The confirmation process took eight weeks. Because of the scandal surrounding Agnew’s resignation and the growing speculation, caused by the Watergate break-in, that Ford might succeed to the Presidency, members of both houses asked for a thorough background check of Ford. In addition to a full FBI check, the Senate Rules Committee asked the Library of Congress to compile a complete record of Ford’s positions on issues during his twenty-five years in the House. The committee also asked that Nixon order the Internal Revenue Service to turn over Ford’s income tax returns filed since 1965 and to conduct detailed audits of his returns for the past five years.
The Senate hearings lasted from November 1 to 14, concluding with members unanimously agreeing that that they “found no bar or impediment which would disqualify” Ford for the office of vice president. The full Senate approved his nomination on November 27 by a roll-call vote of 92-3, following two days of debate in which many members made statements praising Ford’s honesty, integrity, and candor.
The House Judiciary Committee conducted hearings from November 15 to 26, concluding with a vote of 29-8 in favor of the nomination. All who voted against his nomination were Democrats; one of whom cited Ford’s record on civil rights as “dismal.” The committee’s report concluded, “Looking at the total record, the committee finds Mr. Ford fit and qualified to hold the high office for which he has been nominated.” Following five hours of debate, the full House voted on December 6 to approve the nomination by a vote of 387-35.
One hour after the House vote, Ford was sworn in before a joint session of Congress, President Nixon, his cabinet, the entire Supreme Court, members of the diplomatic corps, friends, and family. It was the first time in U.S. history that a vice president was sworn in separately from a President.
See the Letter from House Minority Leader Gerald R. Ford to President Richard M. Nixon dated October 11, 1973.
Letter from House Minority Leader Gerald R. Ford to President Nixon, October 11, 1973; Folder 7 of 7; White House Central Files; PPF; Box 169; Nixon Presidential Materials Project, College Park, MD.
Note About the Document:
The document featured in this article is part of the Nixon Presidential Materials Project at the National Archives in College Park, MD. The Nixon Project Staff is the custodian of the historical materials created and received by the White House during the administration of Richard Nixon, 1969-74. Following the Watergate scandal, Congress took possession of the records with the Presidential Recordings and Materials Preservation Act of 1974 (PRMPA). The Act mandates that the National Archives preserve and process these materials and prepare them for public access in the Washington, DC, area. Additional information about these materials is available online at http://www.nixonlibrary.gov.
Potter, Lee Ann and Wynell Schamel. “Letter from House Minority Leader Gerald R. Ford to President Richard M. Nixon.” Social Education 65, 2 (March 2001): 116-120.
This lesson correlates to the National History Standards.
- Era 10-Contemporary United States (1968 - present)
- Standard 1A-Demonstrate understanding of domestic politics from Nixon to Carter.
This lesson also correlates to the National Standards for Civics and Government.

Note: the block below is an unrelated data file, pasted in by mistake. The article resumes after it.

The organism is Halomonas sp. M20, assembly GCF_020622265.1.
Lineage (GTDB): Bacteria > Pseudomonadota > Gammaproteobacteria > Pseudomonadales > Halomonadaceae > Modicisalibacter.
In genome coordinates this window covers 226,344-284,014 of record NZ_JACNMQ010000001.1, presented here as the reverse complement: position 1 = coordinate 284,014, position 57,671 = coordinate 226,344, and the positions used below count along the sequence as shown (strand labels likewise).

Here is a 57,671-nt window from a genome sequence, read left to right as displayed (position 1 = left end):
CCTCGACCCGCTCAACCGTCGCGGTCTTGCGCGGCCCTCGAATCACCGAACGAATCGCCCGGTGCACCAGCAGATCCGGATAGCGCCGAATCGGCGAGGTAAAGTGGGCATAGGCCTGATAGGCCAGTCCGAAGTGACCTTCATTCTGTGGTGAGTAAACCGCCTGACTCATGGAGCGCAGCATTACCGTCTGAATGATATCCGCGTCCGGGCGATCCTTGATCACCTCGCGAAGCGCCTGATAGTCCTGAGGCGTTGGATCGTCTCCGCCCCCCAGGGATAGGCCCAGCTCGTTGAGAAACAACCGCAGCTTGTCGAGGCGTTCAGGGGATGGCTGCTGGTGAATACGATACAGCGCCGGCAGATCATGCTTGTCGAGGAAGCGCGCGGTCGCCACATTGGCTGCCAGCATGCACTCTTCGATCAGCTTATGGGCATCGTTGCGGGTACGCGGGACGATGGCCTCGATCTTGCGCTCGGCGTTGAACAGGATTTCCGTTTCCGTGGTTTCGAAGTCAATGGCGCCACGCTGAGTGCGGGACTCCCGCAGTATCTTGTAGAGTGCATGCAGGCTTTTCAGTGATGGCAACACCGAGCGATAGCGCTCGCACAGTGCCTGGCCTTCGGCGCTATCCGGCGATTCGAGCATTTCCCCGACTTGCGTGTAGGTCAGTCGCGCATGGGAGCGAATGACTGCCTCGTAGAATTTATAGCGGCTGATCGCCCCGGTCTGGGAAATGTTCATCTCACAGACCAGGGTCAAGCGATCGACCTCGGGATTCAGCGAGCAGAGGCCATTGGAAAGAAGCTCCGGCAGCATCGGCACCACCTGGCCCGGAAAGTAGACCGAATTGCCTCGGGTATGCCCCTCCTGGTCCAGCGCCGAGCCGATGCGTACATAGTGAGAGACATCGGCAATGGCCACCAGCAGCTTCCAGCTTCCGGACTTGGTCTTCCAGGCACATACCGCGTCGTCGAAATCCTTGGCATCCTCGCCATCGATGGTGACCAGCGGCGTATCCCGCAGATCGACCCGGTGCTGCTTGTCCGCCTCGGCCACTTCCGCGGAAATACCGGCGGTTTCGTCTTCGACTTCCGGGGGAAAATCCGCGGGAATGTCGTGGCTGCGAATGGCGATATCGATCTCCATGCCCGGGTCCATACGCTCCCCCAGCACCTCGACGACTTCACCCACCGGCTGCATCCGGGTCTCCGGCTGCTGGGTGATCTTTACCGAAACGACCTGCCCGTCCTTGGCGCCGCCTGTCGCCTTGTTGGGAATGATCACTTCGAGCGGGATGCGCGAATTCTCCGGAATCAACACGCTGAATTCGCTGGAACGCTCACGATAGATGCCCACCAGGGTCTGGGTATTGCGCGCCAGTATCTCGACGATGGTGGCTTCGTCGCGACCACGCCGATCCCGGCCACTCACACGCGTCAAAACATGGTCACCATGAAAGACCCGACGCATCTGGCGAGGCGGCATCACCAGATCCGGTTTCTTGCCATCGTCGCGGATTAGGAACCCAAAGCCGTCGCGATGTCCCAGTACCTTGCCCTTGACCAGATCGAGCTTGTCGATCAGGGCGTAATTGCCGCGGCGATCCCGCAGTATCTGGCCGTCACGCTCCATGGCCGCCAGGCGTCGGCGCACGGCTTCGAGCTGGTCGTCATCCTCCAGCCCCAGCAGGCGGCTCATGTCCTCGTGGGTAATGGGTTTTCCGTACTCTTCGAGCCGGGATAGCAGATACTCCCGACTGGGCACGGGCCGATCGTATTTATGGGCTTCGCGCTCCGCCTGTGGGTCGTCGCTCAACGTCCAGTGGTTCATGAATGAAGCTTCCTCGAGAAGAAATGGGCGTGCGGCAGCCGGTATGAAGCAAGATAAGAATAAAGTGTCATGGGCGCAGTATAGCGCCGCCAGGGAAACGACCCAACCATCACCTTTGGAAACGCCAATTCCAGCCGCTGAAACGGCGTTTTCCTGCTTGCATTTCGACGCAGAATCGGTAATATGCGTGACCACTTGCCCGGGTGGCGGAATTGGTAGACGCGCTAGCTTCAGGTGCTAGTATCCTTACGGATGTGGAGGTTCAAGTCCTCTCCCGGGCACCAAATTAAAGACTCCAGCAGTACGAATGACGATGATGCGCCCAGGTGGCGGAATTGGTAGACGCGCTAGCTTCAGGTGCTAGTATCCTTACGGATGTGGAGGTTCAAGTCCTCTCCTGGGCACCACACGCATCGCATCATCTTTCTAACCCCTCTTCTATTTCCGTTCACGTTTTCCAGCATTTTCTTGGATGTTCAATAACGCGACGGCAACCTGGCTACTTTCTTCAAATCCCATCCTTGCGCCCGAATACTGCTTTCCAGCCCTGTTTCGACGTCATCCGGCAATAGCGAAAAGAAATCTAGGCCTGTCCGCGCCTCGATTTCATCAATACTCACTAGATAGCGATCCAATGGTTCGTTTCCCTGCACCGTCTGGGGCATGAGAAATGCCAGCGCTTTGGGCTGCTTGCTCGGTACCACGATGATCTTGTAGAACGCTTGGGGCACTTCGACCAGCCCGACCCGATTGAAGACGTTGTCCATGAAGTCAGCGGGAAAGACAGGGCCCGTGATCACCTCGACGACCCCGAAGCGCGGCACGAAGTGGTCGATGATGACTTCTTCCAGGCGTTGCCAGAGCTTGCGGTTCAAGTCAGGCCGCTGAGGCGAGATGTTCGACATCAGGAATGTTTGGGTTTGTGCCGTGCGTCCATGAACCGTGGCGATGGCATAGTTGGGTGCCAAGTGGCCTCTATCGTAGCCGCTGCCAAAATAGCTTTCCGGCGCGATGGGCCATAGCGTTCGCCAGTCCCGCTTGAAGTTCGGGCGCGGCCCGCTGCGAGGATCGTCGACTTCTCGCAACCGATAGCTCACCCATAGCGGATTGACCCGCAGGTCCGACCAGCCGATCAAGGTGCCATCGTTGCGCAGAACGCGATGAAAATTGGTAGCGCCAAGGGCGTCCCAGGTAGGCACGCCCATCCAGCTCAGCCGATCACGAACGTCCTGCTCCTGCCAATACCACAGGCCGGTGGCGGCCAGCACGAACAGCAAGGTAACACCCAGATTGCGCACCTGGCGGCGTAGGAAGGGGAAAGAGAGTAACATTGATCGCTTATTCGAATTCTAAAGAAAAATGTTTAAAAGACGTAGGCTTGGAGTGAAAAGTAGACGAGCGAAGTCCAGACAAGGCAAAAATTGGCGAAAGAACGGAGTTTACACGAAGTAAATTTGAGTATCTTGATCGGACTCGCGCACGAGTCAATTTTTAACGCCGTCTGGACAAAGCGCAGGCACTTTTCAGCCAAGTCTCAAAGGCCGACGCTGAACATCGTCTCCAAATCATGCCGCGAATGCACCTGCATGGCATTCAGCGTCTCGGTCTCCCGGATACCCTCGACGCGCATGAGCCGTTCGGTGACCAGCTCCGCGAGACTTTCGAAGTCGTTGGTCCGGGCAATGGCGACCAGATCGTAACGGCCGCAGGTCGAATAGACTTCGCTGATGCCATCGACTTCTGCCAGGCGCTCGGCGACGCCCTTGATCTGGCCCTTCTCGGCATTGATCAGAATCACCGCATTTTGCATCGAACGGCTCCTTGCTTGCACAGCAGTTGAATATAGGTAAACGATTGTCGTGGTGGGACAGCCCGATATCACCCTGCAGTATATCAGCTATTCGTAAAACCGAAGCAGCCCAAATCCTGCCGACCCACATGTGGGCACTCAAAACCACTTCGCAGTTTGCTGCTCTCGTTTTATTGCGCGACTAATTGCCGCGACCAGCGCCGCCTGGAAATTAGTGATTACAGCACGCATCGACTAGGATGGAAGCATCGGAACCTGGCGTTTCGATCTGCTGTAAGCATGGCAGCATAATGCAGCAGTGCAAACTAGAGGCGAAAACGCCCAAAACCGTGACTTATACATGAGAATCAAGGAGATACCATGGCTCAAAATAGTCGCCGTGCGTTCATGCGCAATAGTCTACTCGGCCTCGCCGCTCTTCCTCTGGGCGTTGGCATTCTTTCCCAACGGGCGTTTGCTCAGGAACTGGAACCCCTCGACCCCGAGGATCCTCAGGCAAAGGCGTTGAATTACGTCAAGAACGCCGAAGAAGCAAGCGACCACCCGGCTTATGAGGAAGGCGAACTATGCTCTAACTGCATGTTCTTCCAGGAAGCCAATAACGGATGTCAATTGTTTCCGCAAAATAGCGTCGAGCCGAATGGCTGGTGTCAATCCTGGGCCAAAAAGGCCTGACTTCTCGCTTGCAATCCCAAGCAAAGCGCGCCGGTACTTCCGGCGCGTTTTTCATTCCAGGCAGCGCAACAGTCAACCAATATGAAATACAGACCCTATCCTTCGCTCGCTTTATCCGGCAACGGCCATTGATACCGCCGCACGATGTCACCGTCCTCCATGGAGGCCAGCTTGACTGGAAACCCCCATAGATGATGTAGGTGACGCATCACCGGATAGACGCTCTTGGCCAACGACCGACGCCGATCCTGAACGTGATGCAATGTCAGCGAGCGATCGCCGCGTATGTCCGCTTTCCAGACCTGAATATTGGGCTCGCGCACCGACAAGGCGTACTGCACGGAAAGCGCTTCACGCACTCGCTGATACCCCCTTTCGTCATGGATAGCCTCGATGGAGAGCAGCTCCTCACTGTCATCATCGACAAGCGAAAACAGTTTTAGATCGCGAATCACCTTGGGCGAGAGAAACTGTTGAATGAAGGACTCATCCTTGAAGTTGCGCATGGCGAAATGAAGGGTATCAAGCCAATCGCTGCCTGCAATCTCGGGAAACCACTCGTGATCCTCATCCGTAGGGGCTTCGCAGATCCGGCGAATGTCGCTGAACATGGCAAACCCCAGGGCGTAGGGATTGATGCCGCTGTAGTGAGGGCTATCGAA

- Standard I.C.1-Evaluate, take, and defend positions on what conditions
contribute to the establishment and maintenance of constitutional government.
- Standard III.D.1-Evaluate, take, and defend positions on the role and importance of the law in the American political system.
Share this exercise with your history and government colleagues.
- Distribute copies of the document to students or project it on an overhead. Ask one student to read it aloud while the others follow along. Lead a
class discussion by posing the following questions: What type of document
is it? What is the date of the document? Who was the intended
recipient? Who created it? For what purpose?
- Explain to students the circumstances surrounding Spiro T. Agnew’s
resignation and Nixon’s nomination of a new vice president. Ask
students to list criteria they think would be important in selecting a vice
president. Inform them of Nixon’s criteria. Discuss with students
the similarities and differences between their criteria and Nixon’s.
- Divide students into six groups and assign each of the first five groups
to research one of the names mentioned in the featured document (John Connally,
Mel Laird, Nelson Rockefeller, Ronald Reagan, and Gerald R. Ford). Direct
students to find out what offices these individuals held in 1973, whether
they were capable of serving as president, what their views on foreign policy
were, and whether they had a history of working well with members of both
political parties. Ask the sixth group to identify other prominent
individuals in the Republican party in 1973 whom the president may have also
considered for the job. Ask one representative from each group to report
their findings to the class.
- Ask students to assume the role of President Nixon, consider all of the
potential nominees discussed in activity 3, and write a one-page speech announcing
their selection. Invite student volunteers to read their speeches aloud.
- Direct students to read the Twenty-fifth Amendment. Ask them why they think procedures for confirming a nominee were not included in the amendment. Divide students into pairs and ask them to brainstorm
procedures that they think would work. If they determine that hearings
would be necessary, ask them to list the information they would hope to gain
from hearings. Ask student volunteers to share their ideas with the
class. Explain to them the confirmation process that led to Gerald
Ford becoming the vice president.
- Inform students that prior to the vacancy in the vice presidency left by Agnew upon his resignation, the position had been temporarily vacant sixteen other times. Ask students to research the circumstances surrounding the previous vacancies in the vice presidency.